As mentioned above, one aspect of the invention relates to the formation of a gate electrode of a MOS transistor by way of a two step deposition process. In the two-deposition process, the first step is the deposition of a thin layer of electrode material, followed by a shallow ion implantation to provide a high concentration of dopant near the gate electrode/gate dielectric interface. The second step is also a gate layer deposition, followed by ion implantation, such that the total thickness of the two layers is comparable to a conventional single layer gate electrode structure.
In the following description of embodiments of the invention, certain specific details are discussed. It should be understood these details are examples only. Specifically, the examples are intended to illustrate a PMOS (P-channel Metal Oxide Semiconductor) transistor of the 0.13 um technology node. However, the principles of the present invention are clearly applicable to other applications, including application to NMOS transistors.
One embodiment of the invention relating to the formation of a gate electrode is shown in
The processing continues as shown in
One embodiment of the present invention includes the step of patterning the gate stack (18) (gate oxide/first electrode layer/second electrode layer) prior to the second implantation. One advantage of this embodiment is self-alignment between the drain extension and source/drain regions and the patterned gate stack (18). This process sequence is shown in
An additional aspect of the present invention includes the introduction of an additional gate-patterning step after the first set of deposition/implant processes. In this embodiment of the invention, there are two gate-patterning steps required, since the second electrode deposition layer will also need to be patterned into the gate electrode. It is expected that a two gate-patterning approach is only used when an asymmetric transistor structure is desired because of the difficulty in overlaying the two gate patterns. With two gate-patterning steps, the asymmetry can be designed into the two gate patterns, providing control over the asymmetric properties. Two asymmetric structures will be discussed: the asymmetric overlap structure and the notched gate structure.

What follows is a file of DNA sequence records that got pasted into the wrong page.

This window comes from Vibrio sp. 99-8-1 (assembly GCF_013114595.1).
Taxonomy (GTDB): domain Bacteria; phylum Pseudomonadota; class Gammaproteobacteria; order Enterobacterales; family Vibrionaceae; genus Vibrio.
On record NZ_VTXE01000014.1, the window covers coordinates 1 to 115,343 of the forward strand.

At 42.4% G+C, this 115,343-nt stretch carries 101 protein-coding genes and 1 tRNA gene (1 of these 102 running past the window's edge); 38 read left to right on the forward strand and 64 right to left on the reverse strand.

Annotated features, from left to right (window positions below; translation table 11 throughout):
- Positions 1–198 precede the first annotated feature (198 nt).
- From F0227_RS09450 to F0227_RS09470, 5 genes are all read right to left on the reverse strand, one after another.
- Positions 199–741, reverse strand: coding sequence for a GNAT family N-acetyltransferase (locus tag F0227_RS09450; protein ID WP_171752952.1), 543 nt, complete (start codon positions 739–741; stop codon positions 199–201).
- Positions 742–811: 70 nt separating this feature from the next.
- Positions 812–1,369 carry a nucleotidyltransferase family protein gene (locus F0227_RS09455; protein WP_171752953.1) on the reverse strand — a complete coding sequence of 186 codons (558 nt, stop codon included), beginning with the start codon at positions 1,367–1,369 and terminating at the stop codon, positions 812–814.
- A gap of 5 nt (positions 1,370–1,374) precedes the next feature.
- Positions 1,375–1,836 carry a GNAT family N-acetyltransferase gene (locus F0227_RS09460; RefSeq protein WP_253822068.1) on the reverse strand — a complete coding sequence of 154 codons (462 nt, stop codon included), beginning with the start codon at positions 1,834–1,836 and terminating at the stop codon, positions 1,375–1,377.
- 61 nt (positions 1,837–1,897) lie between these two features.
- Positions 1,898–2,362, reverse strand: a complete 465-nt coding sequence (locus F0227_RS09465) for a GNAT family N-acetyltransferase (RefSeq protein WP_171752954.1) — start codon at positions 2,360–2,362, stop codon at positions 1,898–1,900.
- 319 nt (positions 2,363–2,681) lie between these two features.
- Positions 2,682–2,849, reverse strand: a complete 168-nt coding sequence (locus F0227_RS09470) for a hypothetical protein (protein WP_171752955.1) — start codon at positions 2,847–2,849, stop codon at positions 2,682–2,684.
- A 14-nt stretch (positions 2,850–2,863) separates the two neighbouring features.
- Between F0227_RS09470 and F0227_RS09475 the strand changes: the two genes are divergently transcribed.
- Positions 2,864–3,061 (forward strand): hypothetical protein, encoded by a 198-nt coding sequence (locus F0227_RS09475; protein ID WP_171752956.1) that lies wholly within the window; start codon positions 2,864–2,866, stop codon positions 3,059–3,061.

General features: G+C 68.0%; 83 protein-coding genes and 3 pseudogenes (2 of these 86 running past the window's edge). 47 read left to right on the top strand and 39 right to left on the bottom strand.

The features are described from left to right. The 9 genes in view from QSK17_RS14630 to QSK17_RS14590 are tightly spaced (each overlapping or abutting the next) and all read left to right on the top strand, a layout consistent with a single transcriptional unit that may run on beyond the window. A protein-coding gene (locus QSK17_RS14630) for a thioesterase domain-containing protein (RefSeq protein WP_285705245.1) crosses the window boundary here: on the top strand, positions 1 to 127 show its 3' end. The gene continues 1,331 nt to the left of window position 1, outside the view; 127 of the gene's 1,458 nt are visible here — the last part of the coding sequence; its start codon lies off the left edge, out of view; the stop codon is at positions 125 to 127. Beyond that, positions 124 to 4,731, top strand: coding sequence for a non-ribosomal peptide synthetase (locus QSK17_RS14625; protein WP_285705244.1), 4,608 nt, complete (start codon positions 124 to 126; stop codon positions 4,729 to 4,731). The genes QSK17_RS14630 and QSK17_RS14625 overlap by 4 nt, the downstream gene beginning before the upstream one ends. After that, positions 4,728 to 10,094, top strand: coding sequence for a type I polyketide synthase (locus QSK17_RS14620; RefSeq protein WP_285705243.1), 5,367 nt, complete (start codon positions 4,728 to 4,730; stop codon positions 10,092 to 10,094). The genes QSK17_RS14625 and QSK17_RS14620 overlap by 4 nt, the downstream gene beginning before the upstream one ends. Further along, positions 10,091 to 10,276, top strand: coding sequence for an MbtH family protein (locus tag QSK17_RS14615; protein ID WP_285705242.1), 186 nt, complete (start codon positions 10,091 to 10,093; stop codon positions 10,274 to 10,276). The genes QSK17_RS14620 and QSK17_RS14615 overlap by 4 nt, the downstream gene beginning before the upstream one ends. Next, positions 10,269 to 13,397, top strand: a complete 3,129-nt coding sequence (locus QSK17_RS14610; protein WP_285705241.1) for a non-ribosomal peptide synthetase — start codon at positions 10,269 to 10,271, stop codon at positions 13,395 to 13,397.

More particularly, an asymmetric overlap transistor can be formed via the two gate-patterning process sequence. One aspect of this embodiment of the invention is that the electrode implant step can be used to form the drain extension layer, since the implant requirements are the similar. An additional aspect of this embodiment is the ability to form the asymmetric overlap transistor structure by offsetting the two gate patterns. This process sequence is shown in
Another aspect of the present invention relates to the formation of a notched gate transistor structure by application of this method, such as shown in
As illustrated in
Next, a photoresist layer (55) is applied and patterned to expose the PMOS devices (i.e. drain extension regions 64 and 65) as shown in